General Discussion on Morphology of Elastin and Elastic Tissue
Dr. Ross: I would like to make a statement about the work that Dr. Cotta-Pereira showed because I am guilty of having used the term histoalchemy for oxytalan and elaunin staining procedures. As a matter of fact, I even used it in a paper we wrote several years ago. In a sense, it is histoalchemy, but I think what his work has shown, confirmed in part by Dr. Keith’s presentation, is that these stains now may have a very useful purpose even though they don’t tell us anything about the chemistry of the fibers. The concordance that Dr. Cotta-Pereira beautifully showed between oxytalan, those microfibrils with a small percentage of elastin; and the elastic fiber, principally elastin; permit us to use these relatively simple approaches at the light microscope level, to get some notion as to what’s residing where, since he’s now shown this in a number of different systems. And I think that represents an important contribution in the sense that it now will permit us to use these stains and go back and look at a number of tissues with some sense of confidence about what’s there. It doesn’t answer the question, obviously, why the stains work the way they do; but it does say something about what’s there. It also poses a number of fascinating questions. His observations in the skin suggest that this may be at least part of the reason for dermal-epidermal adherence, since he would suggest that these bundles of microfibrils which stain for oxytalan run from a series of connections in the deep dermis via elastic fibers and those containing small amounts of elastin, right up to the basal lamina. People have been looking for these modes of connection and this, in fact, may provide such connective modes. So I think these have opened a series of observations that will permit us to ask a number of questions that we’ve not really been able to ask, simply because we haven’t been thinking in those terms before.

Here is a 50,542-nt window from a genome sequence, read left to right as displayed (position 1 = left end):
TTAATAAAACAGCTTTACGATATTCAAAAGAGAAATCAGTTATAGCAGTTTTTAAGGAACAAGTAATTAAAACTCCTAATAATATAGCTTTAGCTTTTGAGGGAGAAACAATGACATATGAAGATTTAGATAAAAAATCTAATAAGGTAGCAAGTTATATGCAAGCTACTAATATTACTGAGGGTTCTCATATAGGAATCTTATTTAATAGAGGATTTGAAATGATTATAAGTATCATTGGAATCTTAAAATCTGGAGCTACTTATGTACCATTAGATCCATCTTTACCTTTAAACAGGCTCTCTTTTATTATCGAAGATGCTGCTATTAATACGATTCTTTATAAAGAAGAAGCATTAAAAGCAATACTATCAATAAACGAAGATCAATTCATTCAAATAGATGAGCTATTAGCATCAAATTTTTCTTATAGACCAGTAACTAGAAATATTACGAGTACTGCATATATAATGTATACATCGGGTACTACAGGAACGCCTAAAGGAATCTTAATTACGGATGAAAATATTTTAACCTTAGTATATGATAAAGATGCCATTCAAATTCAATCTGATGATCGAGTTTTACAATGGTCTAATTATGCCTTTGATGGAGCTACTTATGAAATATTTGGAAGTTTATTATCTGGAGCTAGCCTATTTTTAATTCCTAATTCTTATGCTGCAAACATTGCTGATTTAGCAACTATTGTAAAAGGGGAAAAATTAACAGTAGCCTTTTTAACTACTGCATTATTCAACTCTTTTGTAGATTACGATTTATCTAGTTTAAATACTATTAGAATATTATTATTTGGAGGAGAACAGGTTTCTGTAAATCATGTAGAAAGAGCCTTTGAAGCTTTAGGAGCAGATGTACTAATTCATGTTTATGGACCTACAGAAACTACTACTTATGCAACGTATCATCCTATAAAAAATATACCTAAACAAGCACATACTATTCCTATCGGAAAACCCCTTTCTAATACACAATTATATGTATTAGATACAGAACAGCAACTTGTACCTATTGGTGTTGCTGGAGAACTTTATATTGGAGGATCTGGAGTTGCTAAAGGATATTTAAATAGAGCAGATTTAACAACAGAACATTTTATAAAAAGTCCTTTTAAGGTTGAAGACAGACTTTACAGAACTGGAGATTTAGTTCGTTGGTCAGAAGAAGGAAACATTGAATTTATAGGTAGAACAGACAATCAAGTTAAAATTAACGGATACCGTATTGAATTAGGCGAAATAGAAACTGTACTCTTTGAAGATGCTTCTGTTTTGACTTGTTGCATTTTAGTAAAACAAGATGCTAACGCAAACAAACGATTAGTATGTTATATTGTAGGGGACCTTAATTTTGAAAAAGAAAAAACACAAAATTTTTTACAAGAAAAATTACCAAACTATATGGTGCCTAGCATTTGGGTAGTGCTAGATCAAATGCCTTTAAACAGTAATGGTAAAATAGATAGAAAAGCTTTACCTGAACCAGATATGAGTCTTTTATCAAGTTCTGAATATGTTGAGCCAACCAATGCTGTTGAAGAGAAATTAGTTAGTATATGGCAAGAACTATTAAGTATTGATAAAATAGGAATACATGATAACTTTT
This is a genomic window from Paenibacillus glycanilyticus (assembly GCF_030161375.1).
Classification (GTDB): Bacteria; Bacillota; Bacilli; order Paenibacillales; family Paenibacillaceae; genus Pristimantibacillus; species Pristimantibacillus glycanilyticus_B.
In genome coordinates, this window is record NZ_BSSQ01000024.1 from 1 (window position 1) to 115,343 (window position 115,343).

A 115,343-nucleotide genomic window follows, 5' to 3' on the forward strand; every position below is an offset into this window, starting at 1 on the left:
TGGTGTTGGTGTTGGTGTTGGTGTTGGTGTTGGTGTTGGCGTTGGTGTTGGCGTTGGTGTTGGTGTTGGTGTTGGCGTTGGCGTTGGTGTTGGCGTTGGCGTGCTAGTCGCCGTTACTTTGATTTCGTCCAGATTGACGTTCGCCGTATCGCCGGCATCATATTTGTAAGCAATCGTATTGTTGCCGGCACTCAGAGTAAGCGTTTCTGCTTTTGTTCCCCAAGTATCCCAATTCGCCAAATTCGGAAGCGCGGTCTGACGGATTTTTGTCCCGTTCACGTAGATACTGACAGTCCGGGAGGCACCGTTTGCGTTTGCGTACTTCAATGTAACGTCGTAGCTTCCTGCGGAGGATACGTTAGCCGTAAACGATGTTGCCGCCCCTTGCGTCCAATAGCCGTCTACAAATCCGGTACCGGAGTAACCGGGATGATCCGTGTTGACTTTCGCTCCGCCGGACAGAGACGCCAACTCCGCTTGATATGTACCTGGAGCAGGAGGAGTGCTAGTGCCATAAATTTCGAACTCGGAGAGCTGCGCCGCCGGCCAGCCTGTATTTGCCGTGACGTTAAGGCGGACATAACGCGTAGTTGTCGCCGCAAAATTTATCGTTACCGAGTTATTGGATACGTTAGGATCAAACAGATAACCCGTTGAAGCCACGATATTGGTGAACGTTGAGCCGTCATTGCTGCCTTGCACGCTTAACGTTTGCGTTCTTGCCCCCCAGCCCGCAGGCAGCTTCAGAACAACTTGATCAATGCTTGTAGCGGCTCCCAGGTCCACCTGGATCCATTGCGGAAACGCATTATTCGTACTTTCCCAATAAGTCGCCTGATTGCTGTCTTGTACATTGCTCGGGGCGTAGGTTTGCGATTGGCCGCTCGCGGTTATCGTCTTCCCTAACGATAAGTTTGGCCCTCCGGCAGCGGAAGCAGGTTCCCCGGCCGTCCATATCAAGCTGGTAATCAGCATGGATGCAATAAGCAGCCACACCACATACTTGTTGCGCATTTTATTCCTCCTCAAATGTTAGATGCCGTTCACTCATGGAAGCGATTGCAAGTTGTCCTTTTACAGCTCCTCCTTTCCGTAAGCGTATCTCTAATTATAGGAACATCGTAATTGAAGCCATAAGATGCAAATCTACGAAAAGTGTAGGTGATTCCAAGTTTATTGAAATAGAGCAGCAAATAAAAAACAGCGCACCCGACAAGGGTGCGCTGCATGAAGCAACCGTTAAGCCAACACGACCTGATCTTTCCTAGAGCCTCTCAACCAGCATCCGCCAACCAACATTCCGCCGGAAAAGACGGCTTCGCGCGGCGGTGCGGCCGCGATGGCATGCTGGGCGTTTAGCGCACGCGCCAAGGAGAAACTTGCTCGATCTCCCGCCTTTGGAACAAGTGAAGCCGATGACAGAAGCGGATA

KeywordsElastic Fiber Periodontal Ligament Eccrine Sweat Gland Dansyl Chloride Connective Mode
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